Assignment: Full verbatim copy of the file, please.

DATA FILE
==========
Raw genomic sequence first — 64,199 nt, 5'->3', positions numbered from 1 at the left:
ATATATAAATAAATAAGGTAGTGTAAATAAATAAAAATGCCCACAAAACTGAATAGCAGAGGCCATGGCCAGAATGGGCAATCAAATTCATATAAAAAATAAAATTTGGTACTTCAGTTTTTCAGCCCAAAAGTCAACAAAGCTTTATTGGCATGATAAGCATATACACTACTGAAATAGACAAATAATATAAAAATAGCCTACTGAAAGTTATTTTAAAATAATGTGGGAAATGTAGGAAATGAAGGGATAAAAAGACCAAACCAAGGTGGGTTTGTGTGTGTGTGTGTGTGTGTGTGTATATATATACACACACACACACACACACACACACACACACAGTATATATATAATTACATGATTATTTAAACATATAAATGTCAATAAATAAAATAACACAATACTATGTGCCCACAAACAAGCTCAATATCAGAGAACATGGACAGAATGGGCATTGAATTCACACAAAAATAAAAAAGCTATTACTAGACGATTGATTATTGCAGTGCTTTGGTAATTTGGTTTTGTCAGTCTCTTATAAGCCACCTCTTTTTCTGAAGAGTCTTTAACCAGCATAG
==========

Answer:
Raw genomic sequence first — 64,199 nt, 5'->3', positions numbered from 1 at the left:
ATATATAAATAAATAAGGTAGTGTAAATAAATAAAAATGCCCACAAAACTGAATAGCAGAGGCCATGGCCAGAATGGGCAATCAAATTCATATAAAAAATAAAATTTGGTACTTCAGTTTTTCAGCCCAAAAGTCAACAAAGCTTTATTGGCATGATAAGCATATACACTACTGAAATAGACAAATAATATAAAAATAGCCTACTGAAAGTTATTTTAAAATAATGTGGGAAATGTAGGAAATGAAGGGATAAAAAGACCAAACCAAGGTGGGTTTGTGTGTGTGTGTGTGTGTGTGTGTATATATATACACACACACACACACACACACACACACACACAGTATATATATAATTACATGATTATTTAAACATATAAATGTCAATAAATAAAATAACACAATACTATGTGCCCACAAACAAGCTCAATATCAGAGAACATGGACAGAATGGGCATTGAATTCACACAAAAATAAAAAAGCTATTACTAGACGATTGATTATTGCAGTGCTTTGGTAATTTGGTTTTGTCAGTCTCTTATAAGCCACCTCTTTTTCTGAAGAGTCTTTAACCAGCATAG